England’s housing system is broken, and the out of area placement process could not make it more obvious. Out of area placements are used by local authorities across the country in order to address the ever growing demands for housing. Council’s often failing to find a local solution, will offer individuals the opportunity of accommodation outside of their hometowns.
Generally, authorities will use this option to source temporary accommodation opportunities, which are meant to provide short –term housing, but in some cases can last for over three years. Residents can also be offered permanent relocations out of an authority’s jurisdiction, if suitable housing is not available locally, through the private rented sector.
On the face of it that sounds like it should make sense, but in practice where real lives are involved, it is often a tragedy bordering on farce. Struggling London boroughs, not able to meet housing demands in already heated markets, eye up housing in the comparatively cheaper Home Counties to relocate their residents. Likewise, the now saturated out-of-London housing markets in turn force those local authorities to seek housing solutions elsewhere, some sending residents as far as 250 miles away to northern cities, in order to secure affordable accommodation, having made deals with private sector landlords.
These are capacity and cost based decisions that reflect the state of our housing market. In fact, some councils are paying hefty incentives to private sector landlords outside of their borough, in order to secure accommodation. Such incentives can be for thousands of pounds and can undermine an authority’s ability to procure housing in the local market, creating a vicious cycle of need.
In theory people can only be placed out of area for housing with their consent. In reality there are increasing questions about the legitimacy of this claim. A recent documentary, Forced out Families*, featured families from Medway who were moved as far as Bradford. One resident interviewed, claimed that he had been threatened with having his children placed in care, if he did not take the accommodation offer, while another was told he would not be able to keep his dog if he decided to stay local. The pressures placed on the housing system makes it incapable of addressing the needs of residents, forcing them to make decisions with little ‘real’ choice.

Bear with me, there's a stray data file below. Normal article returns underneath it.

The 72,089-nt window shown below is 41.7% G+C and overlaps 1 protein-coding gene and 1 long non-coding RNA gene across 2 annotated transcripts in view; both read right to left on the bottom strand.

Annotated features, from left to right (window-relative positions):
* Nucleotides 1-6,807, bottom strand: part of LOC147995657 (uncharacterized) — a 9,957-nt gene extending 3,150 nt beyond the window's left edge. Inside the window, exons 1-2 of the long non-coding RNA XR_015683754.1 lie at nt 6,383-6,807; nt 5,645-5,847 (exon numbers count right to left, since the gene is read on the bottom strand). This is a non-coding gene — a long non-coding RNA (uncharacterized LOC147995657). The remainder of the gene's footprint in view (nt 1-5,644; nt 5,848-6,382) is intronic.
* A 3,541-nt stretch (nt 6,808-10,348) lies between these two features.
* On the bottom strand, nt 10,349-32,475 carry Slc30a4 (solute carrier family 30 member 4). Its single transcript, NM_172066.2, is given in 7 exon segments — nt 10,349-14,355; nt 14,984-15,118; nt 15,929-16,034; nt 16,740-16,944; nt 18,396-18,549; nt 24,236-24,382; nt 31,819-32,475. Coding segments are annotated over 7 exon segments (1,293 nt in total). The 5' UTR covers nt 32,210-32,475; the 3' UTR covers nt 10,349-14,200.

It is often the most vulnerable in our communities who find themselves in such challenging circumstances with the potential to have significant long-term impacts. Residents in need could potentially be moved hundreds of miles away from their families and local networks to completely different towns and cities without the support they need. Most at risk are children who in their formative years could be faced with unstable circumstances, with the potential to have a detrimental impact on educational achievement and mental health.
The impact on local resources is also significant. The law governing out of area placements requires that the receiving authority is made aware when residents are placed in temporary accommodation within their borough, but this does not always apply when the transfer is on a permanent basis. This means that local authorities will often have no real grasp of the numbers moving into their jurisdiction. In places like Medway, the increasing number of families relocating under this system is placing additional pressures, on already creaking local services, including schools and health care.
Most local authorities will express their frustrations at the current system, and stress that out of area placements are often a last resort. So what can really be done to fix this growing trend? Understanding the origins of the problem is the first step in finding solutions. A housing crisis, which sees house building failing to keep up with demand and chronic lack of social housing is central to the challenge.
It has been exacerbated in recent years by an increasingly unaffordable private rented sector and changes to the welfare system, driven by a Conservative government, which has placed an increasing number of households at risk of homelessness and left local councils struggling to meet housing demands. Regional economic inequalities are also highlighted, confirming that house prices in London and the South East are no longer sustainable.
The causes are complex, which means that the solutions are also not simple. Local authorities do not necessarily have the answer and in the long term it requires a complete overhaul of our housing system, addressing the inherent problems which have led to the current crisis. In the short term, local councils need to come together to look at how we can work better together to manage housing demands, share information and alleviate the burden on local resources.